J.S. Bach’s St Matthew Passion as a Lenten Meditation

by Don O Franklin

Johann Sebastian Bach’s St Matthew Passion was first performed at the St. Thomas church in Leipzig as part of the Good Friday service. As was the local practice, the first part of the passion was performed before; the second part, after the sermon. Part One of Bach’s score included the “Stages of Preparation”—the washing of Jesus feet by Mary Magdalene and the Last Supper—followed by the “Agony and Arrest of Jesus in the Garden of Gethsemane,” the scene described as Act I of the passion by 17th- and 18th-century Lutheran theologians. Part One lasted approximately an hour. Next came an hour or more of sermon traditionally focused on the burial of Jesus. Part II of Bach’s score followed. It was about 90 minutes long and included the remaining four acts of the passion: Act II, the Interrogation of Jesus before the High priests and elders; Act III, the Trial before Pilate; Act IV, the Crucifixion; and Act V, the Burial.

The Leipzig listeners at the first performance were familiar with the text of Matthew’s account of the passion (Chapters 26 and 27) sung by the Evangelist, Jesus, Pilate, Peter, as well as by the various crowds (the so-called turba choruses) who observed the unfolding events of the passion. They were also familiar with the chorale stanzas that Bach inserted into the biblical narrative. However, the poetic texts that Bach added to his score as musico-theological interludes would have been new to the congregation. Intended to serve as moments of reflection and devotion, the texts were written by Christian Friedrich Henrici, a member of the Leipzig city government who published poetry under the pseudonym of Picander. Bach engaged Picander to write simple, yet expressive, verses, usually no more than eight lines, to be inserted at appropriate points in the passion narrative. Picander based his text on a series of eight passion sermons by Heinrich Müller, a late 17th-century German pastor and theologian, whose writings occupied an important place in Bach’s personal library. Published in the 1670s, Müller’s writings can be described as pious—even mystical—in nature. They were instrumental in leading to a revival of devotion and piety within the Lutheran church and they also contributed to the beginnings of what, in some parts of Germany, became a separate movement known as pietism.

Picander’s verses, drawing on Müller’s themes and language, were printed in a booklet as a devotional guide for each member of the congregation. The texts underline the key events of Matthew’s narrative. Bach set them as arias or choruses and inserted them to suspend the action of the drama for a period of time (usually five to six minutes). As the congregation heard the music coming from the balcony at the back of the church, each listener could meditate on the meaning of the passage for his or her life as a believer. Though it is not possible for us to experience these passages through 18th-century ears, we can, I propose, take a moment to stop, listen, and reflect on them during this Lenten season. To that end I offer a commentary on three of the arias Bach composed to texts by Picander.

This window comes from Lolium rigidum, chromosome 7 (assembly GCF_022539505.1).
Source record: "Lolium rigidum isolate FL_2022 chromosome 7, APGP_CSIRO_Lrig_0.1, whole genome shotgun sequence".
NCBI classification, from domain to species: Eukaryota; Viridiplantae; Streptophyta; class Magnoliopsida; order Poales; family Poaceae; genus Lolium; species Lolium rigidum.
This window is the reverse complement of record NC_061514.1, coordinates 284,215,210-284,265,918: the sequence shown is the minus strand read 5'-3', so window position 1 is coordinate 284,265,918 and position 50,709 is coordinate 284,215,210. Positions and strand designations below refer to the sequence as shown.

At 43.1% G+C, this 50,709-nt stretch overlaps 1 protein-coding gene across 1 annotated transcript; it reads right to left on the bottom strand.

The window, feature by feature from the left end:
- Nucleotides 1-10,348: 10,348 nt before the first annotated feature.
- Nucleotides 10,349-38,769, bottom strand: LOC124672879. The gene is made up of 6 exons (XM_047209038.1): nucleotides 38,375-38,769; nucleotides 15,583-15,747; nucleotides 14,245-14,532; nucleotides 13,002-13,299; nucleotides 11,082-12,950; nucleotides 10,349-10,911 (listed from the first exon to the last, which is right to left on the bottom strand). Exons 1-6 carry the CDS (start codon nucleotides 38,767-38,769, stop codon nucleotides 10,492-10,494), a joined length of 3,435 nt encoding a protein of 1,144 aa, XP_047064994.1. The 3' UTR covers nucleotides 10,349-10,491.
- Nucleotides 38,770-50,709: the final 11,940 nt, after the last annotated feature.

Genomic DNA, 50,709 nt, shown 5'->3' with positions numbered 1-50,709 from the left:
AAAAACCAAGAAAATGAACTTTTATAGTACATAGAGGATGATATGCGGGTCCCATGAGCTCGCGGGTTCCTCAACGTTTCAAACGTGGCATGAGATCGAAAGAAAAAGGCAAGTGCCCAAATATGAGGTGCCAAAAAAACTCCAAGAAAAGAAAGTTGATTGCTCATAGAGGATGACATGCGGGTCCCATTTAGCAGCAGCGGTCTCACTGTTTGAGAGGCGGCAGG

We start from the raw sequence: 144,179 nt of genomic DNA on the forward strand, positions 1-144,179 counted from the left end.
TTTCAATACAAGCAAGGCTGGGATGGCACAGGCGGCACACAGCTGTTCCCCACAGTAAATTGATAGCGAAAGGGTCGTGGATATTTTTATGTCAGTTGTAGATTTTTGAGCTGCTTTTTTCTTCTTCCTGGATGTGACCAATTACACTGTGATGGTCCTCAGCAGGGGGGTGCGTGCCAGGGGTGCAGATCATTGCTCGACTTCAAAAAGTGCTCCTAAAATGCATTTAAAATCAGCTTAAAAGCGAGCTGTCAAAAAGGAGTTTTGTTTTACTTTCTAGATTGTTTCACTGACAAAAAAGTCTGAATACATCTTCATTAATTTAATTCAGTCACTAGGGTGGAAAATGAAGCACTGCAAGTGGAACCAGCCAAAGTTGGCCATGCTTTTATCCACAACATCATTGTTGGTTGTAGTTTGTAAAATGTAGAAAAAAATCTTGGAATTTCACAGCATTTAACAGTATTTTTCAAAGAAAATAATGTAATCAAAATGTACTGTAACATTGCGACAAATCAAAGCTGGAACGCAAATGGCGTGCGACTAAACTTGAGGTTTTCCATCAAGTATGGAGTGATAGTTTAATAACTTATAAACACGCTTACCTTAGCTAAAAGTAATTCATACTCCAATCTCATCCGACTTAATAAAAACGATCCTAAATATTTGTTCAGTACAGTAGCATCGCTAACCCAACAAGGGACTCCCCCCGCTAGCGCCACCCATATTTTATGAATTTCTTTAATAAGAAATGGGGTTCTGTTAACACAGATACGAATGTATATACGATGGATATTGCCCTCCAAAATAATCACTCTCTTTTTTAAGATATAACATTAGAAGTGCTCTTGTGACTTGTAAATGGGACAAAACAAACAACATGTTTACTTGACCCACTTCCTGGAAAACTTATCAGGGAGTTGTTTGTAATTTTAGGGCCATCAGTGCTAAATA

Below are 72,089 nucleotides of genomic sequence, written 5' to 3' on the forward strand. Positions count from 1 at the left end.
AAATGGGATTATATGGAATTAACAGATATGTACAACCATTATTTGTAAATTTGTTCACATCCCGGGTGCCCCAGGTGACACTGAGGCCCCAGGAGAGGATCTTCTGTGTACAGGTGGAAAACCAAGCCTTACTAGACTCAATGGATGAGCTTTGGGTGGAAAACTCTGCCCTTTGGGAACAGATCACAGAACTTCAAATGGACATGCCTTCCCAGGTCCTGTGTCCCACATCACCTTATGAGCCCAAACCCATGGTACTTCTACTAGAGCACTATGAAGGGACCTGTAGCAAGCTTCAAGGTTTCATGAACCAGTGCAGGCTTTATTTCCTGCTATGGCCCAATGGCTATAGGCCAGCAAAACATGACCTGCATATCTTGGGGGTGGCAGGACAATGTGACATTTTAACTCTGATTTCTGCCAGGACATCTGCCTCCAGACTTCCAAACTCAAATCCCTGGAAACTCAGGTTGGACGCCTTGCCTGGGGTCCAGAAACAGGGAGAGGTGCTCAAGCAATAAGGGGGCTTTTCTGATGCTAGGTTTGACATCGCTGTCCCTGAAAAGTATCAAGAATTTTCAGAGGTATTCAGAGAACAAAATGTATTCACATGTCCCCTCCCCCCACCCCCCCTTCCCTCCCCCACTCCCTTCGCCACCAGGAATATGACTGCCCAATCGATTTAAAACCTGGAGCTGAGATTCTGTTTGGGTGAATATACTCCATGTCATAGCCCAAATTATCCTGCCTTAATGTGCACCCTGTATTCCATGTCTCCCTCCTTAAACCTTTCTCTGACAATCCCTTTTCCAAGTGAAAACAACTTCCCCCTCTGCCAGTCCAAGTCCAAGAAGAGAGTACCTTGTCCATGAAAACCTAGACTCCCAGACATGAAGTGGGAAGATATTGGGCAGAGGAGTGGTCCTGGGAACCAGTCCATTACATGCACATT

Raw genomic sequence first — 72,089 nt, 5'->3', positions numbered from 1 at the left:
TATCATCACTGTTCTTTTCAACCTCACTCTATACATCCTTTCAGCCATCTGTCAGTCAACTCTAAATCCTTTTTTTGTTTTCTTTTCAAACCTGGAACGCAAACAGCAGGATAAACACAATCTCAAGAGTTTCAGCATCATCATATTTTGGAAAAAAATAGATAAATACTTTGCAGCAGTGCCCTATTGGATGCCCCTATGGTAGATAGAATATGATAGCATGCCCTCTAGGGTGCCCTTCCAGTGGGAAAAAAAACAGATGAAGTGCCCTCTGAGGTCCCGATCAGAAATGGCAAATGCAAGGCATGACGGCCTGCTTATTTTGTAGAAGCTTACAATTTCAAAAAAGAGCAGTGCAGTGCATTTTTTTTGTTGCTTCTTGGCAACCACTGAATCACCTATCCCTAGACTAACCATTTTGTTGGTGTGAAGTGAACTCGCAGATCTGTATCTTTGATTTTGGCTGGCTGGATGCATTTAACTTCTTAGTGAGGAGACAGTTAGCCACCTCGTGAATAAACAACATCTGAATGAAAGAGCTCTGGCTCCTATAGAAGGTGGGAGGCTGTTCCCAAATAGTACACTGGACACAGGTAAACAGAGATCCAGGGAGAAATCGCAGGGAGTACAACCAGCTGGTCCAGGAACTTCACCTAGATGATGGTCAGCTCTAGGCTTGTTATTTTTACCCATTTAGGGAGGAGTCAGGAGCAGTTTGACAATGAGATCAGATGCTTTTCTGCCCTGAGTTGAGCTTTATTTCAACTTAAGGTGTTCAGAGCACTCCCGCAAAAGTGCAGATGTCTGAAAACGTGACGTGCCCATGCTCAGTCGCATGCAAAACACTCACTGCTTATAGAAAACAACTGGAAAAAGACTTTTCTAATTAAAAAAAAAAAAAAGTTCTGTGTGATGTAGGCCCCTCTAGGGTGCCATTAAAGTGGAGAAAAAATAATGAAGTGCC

The first aria, Erbarme dich, mein Gott (Have mercy, Lord) is placed at the end of the scene in Act II that describes Peter’s betrayal of Jesus when questioned by the high priests and elders. (Chapter 26:69-75). The aria follows verse 75, “And he went out and wept bitterly.”

Have mercy, Lord, for my tears’ sake!
Look at me, my heart and eyes weep to Thee bitterly.

The piece begins with a violin solo accompanied by pulsating lower strings that conjure up the image of a weeping Peter who is a symbol of all penitent believers. The melody, heard first without text and then sung, is one of the most moving ever written by Bach. It illustrates his ability to compose music that projects the believer’s fervent pleading for mercy as well as to convey the feeling of serenity and redeeming grace that will come through the death of Jesus. Bach set the text for an alto rather than a tenor, the voice traditionally associated with Peter. By doing this, he extends the guilt to another voice and, in the process, to the entire range of humankind. During Bach’s time, a boy choir member sang the aria. He would have been an accomplished musician with eight-to-ten years of musical training. The youthful and earnest quality of his voice can today be best represented by a countertenor or a non-operatic mezzo-soprano.

The second aria, Aus Liebe will mein Heiland sterben (Out of love my Savior is willing to die) occurs in Act III during the trial before Pilate immediately after the crowd has shouted, “Let him be crucified,” and Pilate responds by asking, “What evil has he done” (Matthew 27:23). The aria is preceded by an accompanied recitative, whose text (also by Picander) reminds the listener that “He has done good to us all; He gave sight to the blind, the lame he made to walk,” concluding with the line, “Nothing else has my Jesus done.” The text of the aria is as follows: